Brazil is aiming to win between 27 and 30 medals on home turf during Rio 2016, according to a leading official at the Brazilian Olympic Committee (COB), which would mark a huge increase on the 17 medals they secured at London 2012.
Marcus Vinicius, executive director of sport for the COB, has revealed that the 2016 hosts will spend a record $600 million (£353 million/€445 million) in a combination of public and private funds to train athletes in the four-year cycle leading up to Rio.
This comes in comparison with spending of about $350 million (£205 million/€260 million) for the previous four-year cycle.
China won 63 medals in Athens in 2004, but improved to 100 four years later in Beijing, while Britain secured 65 medals on home turf in London in comparison with 47 four years earlier.
To do this in London, they would have needed to win seven gold medals, as Australia did when finishing in 10th position with a 35 medal total haul.
As well as the gold medal won in the women's volleyball, Sarah Menezes secured under 48 kilogram judo glory, while Arthur Zanetti won the rings event in artistic gymnastics.
Medals were also won in swimming, football, boxing, sailing and modern pentathlon.
Vinicius added that Brazil would send a squad of around 400 athletes to Rio and were targeting their strongest sports, like all of these, once again, as well as additional disciplines such as canoeing and athletics.
"Our idea for Olympic power is not focusing on some three or four sports," he said.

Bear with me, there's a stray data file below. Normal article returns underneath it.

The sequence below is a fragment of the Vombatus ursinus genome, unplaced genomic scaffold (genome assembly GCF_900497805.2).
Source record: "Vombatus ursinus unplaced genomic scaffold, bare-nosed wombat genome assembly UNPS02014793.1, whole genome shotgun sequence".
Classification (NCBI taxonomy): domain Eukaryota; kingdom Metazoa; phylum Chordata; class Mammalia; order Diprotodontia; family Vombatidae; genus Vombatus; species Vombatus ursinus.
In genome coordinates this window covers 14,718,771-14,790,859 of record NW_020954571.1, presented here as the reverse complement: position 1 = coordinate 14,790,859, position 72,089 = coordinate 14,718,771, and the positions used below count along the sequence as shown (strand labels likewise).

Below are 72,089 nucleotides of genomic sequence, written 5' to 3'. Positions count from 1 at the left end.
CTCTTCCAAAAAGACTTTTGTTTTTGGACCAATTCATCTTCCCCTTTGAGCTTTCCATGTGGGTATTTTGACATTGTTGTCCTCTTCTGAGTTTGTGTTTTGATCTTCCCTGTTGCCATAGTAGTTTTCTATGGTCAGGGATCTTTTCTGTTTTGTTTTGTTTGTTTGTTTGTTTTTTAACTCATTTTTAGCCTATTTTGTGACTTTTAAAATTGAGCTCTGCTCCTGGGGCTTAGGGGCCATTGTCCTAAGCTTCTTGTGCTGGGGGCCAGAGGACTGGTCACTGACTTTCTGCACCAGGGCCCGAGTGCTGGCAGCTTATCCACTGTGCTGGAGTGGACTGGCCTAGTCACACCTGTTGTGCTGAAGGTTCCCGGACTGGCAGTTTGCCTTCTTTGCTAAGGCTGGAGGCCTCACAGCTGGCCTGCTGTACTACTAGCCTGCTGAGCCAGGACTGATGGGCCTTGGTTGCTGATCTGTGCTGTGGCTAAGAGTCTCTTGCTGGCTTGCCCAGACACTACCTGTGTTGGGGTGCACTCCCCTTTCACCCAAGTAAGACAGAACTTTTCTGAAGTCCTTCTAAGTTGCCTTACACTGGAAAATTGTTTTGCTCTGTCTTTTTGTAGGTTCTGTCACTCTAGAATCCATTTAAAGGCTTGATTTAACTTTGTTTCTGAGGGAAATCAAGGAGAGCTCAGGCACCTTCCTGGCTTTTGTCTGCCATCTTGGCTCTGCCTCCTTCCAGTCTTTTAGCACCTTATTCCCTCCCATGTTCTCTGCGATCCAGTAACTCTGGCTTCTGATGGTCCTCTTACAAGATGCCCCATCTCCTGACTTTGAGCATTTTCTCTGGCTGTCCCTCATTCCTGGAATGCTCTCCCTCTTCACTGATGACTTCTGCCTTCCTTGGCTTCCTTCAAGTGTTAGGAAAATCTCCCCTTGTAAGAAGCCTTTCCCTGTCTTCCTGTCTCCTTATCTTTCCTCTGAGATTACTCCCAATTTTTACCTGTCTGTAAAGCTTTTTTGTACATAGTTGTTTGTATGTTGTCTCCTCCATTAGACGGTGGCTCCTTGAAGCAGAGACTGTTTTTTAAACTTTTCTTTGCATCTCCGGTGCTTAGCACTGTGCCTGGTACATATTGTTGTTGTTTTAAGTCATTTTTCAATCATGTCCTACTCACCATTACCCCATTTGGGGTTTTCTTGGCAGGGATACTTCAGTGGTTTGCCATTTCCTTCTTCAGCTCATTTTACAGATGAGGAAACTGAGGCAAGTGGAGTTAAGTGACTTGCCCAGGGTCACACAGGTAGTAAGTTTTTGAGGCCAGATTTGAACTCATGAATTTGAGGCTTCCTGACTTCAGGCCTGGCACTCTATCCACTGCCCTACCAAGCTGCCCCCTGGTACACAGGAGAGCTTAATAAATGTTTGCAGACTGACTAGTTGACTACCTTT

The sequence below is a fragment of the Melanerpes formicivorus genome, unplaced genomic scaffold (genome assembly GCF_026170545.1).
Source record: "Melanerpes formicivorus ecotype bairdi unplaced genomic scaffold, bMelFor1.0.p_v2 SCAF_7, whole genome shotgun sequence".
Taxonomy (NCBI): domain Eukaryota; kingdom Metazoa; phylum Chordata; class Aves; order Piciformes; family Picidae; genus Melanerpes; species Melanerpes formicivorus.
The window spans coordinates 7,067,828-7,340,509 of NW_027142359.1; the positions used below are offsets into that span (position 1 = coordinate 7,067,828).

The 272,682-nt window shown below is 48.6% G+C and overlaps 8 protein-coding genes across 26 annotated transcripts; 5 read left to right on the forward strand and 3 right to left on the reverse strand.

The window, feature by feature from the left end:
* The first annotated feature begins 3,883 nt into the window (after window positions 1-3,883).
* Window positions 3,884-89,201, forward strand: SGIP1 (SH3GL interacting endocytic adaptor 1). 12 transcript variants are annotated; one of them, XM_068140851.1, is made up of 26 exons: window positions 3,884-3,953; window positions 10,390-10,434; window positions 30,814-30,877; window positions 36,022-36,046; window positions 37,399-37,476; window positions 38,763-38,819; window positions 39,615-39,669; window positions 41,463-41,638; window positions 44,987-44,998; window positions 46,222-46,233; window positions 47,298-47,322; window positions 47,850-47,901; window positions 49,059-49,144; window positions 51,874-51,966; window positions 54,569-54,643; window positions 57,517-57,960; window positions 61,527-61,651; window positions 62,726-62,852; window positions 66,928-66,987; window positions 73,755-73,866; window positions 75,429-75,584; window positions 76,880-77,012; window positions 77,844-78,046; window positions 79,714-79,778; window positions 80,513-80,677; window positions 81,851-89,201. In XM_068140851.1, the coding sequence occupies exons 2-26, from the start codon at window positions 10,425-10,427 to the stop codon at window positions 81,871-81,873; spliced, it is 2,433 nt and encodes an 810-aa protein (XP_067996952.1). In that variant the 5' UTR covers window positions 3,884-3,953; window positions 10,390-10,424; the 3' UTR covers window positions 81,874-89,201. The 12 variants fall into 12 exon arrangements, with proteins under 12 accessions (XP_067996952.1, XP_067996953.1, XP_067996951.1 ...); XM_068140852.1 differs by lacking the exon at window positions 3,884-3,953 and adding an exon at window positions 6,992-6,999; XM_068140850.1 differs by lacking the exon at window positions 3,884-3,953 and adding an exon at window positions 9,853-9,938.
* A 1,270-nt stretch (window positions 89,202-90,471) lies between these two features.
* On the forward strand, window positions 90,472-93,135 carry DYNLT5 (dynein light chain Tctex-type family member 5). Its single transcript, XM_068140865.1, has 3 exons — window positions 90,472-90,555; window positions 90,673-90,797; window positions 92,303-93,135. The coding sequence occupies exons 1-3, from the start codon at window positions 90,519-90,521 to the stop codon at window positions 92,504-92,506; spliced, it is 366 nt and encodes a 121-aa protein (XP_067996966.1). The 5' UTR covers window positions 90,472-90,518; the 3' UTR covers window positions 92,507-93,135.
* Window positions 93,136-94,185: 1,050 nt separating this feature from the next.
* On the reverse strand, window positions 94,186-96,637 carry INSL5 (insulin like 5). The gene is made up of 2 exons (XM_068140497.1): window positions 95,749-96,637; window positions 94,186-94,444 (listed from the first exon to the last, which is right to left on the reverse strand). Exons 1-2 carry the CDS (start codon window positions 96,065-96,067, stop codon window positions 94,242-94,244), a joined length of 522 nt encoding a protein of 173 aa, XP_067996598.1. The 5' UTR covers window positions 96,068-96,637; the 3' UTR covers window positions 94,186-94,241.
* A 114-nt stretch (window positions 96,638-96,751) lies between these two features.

"It's more open for more sports, for us, Olympic power is being competitive in 10 or 12 different disciplines."
This comes as Brazil's preparations for the Games have been somewhat overshadowed by concerns over the organisation of the first South American Olympics, particularly with regard to the slow progress of the construction of many of the venues.
But, with the recent FIFA World Cup in the country having been hailed as a general success, hope is now high that the public will get behind the Games in exactly the same way.
All that is left is for Brazilian athletes to excel to a higher degree that the Brazilian football team did in recent weeks, after they exited the competition at the semi-final stage with a humiliating 7-1 defeat to eventual winners, Germany.
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July 2014: Brazilians urged to forget World Cup disaster and look forward to Rio 2016
September 2012: Brazil to invest extra $500 million as they aim for top ten at Rio 2016